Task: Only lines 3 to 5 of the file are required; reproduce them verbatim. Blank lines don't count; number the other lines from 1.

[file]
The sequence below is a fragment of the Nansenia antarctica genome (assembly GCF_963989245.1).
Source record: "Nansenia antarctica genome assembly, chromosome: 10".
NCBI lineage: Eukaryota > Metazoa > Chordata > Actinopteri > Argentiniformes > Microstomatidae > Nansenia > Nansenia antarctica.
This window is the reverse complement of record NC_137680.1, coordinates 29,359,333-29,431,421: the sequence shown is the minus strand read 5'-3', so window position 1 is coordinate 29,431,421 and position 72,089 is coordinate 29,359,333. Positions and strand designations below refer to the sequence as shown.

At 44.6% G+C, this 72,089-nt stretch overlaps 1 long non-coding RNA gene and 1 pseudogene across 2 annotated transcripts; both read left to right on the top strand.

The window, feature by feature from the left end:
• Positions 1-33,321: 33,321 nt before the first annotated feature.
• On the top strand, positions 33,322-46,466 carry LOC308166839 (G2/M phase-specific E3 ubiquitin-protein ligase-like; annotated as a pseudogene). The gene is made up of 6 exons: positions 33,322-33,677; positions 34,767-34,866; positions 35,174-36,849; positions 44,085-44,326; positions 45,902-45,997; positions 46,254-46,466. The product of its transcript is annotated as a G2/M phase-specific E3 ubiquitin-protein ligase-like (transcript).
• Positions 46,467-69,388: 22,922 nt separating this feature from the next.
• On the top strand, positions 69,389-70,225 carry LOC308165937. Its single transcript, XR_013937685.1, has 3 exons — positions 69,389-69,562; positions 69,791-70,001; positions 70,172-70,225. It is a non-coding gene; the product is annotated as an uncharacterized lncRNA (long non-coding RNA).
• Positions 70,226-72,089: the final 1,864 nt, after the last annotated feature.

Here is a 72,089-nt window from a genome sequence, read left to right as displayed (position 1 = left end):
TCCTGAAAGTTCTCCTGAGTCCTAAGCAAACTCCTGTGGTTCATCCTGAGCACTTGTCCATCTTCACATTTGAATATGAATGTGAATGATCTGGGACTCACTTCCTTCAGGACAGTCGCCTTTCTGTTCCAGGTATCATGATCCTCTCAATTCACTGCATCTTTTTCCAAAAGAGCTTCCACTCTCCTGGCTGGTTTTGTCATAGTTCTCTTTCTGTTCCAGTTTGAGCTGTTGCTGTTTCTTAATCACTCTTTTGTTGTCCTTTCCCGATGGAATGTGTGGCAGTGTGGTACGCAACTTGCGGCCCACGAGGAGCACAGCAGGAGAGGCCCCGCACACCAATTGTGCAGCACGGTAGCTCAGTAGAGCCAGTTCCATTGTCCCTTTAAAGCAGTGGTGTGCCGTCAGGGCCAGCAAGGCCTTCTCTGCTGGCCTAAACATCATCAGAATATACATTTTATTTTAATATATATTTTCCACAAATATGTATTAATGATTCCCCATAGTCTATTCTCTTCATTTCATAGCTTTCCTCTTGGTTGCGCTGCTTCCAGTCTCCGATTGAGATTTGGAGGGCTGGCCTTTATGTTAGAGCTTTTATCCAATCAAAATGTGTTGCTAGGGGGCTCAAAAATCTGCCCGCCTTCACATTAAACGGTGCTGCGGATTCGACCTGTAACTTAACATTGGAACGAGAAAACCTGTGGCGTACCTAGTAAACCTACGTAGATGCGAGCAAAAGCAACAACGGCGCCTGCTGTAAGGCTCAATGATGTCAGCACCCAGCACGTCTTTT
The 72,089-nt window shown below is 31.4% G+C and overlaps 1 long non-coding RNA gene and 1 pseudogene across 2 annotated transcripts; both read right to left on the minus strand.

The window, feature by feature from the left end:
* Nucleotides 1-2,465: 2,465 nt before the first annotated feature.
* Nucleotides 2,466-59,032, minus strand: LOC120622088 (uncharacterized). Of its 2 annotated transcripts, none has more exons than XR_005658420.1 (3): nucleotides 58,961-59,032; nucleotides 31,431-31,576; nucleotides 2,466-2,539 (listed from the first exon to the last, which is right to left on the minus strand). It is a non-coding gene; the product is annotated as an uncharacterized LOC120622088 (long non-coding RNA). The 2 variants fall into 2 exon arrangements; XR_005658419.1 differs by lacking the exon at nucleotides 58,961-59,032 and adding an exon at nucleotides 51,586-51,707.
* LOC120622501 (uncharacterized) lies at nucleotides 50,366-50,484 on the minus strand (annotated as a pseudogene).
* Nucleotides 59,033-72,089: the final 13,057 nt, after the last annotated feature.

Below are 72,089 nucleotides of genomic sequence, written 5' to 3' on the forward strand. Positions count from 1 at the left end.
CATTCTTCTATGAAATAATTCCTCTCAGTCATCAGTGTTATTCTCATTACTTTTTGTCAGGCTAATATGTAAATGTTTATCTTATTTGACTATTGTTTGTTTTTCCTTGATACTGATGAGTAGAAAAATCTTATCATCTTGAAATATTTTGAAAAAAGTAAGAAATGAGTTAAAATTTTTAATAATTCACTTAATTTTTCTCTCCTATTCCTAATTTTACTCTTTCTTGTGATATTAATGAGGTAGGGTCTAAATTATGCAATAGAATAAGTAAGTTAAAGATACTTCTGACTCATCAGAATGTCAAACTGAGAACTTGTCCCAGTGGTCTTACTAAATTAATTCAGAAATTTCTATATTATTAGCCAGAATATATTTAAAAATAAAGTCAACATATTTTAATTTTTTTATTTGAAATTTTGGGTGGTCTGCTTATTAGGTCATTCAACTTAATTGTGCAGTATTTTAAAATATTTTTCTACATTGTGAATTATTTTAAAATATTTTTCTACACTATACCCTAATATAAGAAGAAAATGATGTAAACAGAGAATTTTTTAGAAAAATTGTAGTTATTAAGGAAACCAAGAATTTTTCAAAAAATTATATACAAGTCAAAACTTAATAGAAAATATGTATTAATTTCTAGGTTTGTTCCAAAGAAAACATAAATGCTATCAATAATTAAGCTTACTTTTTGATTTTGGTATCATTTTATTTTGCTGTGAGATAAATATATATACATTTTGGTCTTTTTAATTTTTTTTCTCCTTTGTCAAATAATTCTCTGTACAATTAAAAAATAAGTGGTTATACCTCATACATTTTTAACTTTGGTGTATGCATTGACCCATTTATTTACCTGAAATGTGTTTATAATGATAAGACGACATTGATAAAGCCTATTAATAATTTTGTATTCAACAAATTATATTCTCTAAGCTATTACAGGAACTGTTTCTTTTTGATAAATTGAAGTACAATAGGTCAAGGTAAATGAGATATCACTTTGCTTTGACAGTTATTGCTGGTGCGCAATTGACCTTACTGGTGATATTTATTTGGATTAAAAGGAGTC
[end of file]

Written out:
NCBI lineage: Eukaryota > Metazoa > Chordata > Actinopteri > Argentiniformes > Microstomatidae > Nansenia > Nansenia antarctica.
This window is the reverse complement of record NC_137680.1, coordinates 29,359,333-29,431,421: the sequence shown is the minus strand read 5'-3', so window position 1 is coordinate 29,431,421 and position 72,089 is coordinate 29,359,333. Positions and strand designations below refer to the sequence as shown.

At 44.6% G+C, this 72,089-nt stretch overlaps 1 long non-coding RNA gene and 1 pseudogene across 2 annotated transcripts; both read left to right on the top strand.